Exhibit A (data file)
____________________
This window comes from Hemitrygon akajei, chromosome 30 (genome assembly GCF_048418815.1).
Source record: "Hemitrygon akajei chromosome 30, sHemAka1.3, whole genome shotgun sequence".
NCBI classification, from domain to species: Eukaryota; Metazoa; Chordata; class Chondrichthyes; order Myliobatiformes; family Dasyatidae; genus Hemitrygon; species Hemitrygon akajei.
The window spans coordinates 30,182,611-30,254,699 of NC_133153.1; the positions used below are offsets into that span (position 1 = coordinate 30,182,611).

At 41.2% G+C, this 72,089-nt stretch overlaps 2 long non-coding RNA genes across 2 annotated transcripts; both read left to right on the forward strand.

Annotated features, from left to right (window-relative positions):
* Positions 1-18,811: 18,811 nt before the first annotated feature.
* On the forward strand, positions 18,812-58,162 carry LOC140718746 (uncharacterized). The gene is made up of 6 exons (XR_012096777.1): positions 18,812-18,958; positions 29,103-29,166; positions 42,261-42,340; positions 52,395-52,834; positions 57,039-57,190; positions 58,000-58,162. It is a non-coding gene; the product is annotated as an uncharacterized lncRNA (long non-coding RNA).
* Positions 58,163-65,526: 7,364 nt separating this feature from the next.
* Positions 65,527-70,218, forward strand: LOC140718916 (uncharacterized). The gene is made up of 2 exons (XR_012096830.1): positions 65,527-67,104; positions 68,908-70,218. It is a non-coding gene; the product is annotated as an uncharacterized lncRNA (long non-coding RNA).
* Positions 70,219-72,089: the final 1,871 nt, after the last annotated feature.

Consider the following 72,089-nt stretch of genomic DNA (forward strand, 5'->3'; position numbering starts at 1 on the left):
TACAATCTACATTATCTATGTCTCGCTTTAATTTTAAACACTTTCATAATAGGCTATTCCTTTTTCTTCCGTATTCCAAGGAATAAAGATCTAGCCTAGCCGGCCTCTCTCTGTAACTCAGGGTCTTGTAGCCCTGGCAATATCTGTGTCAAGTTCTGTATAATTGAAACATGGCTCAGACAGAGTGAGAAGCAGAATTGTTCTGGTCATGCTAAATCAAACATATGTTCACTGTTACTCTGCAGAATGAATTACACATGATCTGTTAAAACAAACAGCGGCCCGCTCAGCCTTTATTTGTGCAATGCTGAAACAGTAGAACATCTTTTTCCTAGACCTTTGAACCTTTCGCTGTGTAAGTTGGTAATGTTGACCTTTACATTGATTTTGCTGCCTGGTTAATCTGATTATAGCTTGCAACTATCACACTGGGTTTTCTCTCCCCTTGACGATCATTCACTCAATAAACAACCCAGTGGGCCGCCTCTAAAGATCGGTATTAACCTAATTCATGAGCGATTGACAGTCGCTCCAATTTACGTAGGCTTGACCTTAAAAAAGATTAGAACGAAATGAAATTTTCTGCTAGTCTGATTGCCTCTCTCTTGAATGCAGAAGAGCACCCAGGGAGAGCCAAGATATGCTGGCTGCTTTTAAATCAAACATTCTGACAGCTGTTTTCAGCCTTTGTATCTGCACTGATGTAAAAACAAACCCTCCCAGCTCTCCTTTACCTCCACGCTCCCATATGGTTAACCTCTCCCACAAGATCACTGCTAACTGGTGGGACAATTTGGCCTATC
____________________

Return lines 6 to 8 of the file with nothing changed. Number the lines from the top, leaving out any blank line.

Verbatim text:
Annotated features, from left to right (window-relative positions):
* Positions 1-18,811: 18,811 nt before the first annotated feature.
* On the forward strand, positions 18,812-58,162 carry LOC140718746 (uncharacterized). The gene is made up of 6 exons (XR_012096777.1): positions 18,812-18,958; positions 29,103-29,166; positions 42,261-42,340; positions 52,395-52,834; positions 57,039-57,190; positions 58,000-58,162. It is a non-coding gene; the product is annotated as an uncharacterized lncRNA (long non-coding RNA).